One of Europe’s largest banks has announced a dramatic restructuring that could see as many as 25,000 members of staff lose their jobs.
HSBC, currently based in London but thought to be considering a move to Asia, has announced that it is planning to saving around $5bn a year as part of its restructuring effort.
CEO Stuart Gulliver has said that most of these jobs will be replaced by automation
Most of these jobs are likely to be in the bank’s UK businesses, with around 8,000 British employees likely to leave. CEO Stuart Gulliver has said that most of these jobs will be replaced by automation, with the bank determined to improve efficiency across its global operations. The bank’s current global workforce is around 257,000, although this figure is significantly lower than the 296,000 of 2011. HSBC is also axing some of its other global operations, including its subsidiaries in both Brazil and Turkey.
Earlier this year, the bank revealed that it was considering moving its headquarters – currently at London’s Canary Wharf, where it has been since 1992 – to Hong Kong. While this would be a substantial blow to the UK’s status as a global financial powerhouse, it is in Asia where HSBC sees much of its future revenue streams. Gulliver added, “The world is becoming increasingly connected, with Asia expected to show high growth and become the centre of global trade over the next decade.”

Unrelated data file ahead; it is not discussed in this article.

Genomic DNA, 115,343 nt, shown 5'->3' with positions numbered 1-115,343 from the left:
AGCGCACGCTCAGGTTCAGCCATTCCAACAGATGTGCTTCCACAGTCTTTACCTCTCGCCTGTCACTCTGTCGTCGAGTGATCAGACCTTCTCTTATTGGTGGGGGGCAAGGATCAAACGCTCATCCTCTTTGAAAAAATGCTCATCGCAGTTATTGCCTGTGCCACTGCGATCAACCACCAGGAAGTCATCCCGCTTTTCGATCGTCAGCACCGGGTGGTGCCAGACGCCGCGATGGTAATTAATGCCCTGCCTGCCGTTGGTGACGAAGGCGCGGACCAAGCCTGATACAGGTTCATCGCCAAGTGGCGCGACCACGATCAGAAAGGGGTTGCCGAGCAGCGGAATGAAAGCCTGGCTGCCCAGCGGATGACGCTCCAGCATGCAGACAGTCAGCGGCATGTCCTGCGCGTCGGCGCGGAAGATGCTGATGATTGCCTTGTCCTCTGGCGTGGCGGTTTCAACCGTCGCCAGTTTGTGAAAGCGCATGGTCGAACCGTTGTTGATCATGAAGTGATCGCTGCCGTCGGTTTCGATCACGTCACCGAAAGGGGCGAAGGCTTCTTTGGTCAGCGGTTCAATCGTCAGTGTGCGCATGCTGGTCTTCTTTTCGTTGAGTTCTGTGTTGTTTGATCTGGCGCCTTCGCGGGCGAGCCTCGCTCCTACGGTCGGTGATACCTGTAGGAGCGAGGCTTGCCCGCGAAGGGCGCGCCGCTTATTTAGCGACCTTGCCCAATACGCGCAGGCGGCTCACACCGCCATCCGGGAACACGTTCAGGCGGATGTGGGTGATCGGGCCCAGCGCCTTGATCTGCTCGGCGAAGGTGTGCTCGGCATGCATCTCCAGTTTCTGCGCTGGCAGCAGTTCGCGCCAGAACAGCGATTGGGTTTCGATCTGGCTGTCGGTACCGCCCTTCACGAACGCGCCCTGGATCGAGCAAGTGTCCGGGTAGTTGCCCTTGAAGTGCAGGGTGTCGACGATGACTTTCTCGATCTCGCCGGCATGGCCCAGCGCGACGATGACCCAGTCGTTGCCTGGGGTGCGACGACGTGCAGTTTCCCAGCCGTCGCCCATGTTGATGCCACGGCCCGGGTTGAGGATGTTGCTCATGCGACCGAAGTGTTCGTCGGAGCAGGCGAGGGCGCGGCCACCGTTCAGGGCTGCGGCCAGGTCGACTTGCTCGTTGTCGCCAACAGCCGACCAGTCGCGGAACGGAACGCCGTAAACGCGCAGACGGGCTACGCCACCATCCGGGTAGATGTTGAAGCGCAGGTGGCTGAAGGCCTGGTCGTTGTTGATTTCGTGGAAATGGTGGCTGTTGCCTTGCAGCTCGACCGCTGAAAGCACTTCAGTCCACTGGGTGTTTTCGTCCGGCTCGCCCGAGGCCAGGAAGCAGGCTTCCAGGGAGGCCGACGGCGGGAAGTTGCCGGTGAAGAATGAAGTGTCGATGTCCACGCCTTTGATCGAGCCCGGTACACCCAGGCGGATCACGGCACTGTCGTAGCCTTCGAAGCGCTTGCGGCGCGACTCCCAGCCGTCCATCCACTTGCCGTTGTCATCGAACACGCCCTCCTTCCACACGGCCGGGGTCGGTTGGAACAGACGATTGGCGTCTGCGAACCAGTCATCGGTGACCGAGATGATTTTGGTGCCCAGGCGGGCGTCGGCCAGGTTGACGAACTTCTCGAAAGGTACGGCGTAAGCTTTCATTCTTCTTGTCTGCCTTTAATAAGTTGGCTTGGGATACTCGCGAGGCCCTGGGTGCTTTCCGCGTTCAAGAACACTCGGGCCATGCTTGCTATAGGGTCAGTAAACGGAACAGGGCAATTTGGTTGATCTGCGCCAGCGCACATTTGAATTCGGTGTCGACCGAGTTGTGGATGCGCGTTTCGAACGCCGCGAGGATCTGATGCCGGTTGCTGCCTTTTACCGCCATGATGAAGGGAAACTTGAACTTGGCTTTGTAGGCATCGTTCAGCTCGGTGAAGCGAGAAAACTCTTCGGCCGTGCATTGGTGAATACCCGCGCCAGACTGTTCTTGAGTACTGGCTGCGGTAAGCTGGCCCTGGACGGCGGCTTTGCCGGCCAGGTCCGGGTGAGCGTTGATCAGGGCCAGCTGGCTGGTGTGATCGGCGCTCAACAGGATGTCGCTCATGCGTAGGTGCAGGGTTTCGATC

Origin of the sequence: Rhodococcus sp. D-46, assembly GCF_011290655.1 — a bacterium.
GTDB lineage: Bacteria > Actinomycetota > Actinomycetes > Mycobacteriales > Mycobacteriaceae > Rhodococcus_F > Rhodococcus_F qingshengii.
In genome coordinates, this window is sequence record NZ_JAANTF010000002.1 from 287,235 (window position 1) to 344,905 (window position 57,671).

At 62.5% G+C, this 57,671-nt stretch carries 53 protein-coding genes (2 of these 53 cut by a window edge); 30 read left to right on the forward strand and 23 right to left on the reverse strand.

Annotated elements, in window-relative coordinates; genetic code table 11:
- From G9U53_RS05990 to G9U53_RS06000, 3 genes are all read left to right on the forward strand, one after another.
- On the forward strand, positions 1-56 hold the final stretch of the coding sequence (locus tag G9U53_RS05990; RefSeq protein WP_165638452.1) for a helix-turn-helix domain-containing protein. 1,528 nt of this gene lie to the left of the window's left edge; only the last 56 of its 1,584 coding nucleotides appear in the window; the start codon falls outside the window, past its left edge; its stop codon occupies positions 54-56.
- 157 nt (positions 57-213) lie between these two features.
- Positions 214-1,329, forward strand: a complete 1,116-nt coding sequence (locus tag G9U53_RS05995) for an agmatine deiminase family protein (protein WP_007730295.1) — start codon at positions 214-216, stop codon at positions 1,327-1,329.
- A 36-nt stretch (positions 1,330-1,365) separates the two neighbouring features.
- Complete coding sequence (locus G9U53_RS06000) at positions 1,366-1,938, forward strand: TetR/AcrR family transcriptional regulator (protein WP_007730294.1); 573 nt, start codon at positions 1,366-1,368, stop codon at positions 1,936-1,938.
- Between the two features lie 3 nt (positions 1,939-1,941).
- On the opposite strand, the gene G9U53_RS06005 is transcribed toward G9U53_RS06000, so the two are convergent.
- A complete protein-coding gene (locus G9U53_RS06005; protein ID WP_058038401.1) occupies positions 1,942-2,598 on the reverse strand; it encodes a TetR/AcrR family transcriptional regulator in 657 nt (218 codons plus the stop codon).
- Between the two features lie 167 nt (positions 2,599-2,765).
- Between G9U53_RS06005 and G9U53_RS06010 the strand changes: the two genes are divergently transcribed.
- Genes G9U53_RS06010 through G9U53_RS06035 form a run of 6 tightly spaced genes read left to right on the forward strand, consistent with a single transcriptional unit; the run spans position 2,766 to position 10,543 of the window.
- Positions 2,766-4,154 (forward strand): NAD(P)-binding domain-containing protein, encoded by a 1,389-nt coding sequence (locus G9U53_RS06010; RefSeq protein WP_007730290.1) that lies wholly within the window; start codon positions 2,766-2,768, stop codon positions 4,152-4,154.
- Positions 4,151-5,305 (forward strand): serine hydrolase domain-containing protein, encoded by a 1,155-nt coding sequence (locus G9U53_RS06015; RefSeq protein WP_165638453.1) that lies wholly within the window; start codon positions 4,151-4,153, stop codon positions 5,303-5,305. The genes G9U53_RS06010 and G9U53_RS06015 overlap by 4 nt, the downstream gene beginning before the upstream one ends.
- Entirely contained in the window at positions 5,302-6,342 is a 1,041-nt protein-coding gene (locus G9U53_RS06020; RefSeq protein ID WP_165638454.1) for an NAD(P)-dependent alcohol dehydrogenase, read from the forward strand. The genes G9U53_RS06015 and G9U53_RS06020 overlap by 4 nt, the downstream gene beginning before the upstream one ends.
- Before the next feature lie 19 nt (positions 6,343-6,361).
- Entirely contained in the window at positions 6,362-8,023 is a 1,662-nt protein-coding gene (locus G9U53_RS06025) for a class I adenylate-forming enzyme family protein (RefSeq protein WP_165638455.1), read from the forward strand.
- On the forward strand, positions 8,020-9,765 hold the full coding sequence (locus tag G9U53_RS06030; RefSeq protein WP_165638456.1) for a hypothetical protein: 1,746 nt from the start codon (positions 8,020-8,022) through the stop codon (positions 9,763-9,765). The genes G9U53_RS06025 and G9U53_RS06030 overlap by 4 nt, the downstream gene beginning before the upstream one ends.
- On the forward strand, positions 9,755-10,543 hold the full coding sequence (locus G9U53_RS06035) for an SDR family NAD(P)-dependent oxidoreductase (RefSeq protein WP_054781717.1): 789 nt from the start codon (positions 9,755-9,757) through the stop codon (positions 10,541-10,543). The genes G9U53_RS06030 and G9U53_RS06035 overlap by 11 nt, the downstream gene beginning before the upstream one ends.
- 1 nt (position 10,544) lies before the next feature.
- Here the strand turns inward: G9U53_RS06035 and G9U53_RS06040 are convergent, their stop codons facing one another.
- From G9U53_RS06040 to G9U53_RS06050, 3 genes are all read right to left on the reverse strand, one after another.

HSBC has suffered a difficult couple of years lately, with around $11.2bn worth of regulatory charges imposed on it since 2011. At the same time, the global banking industry has undergone a big shift in the aftermath of the financial crisis, and Gulliver believes that HSBC needs to adapt to these changes. “We recognise the world has changed and we need to change with it.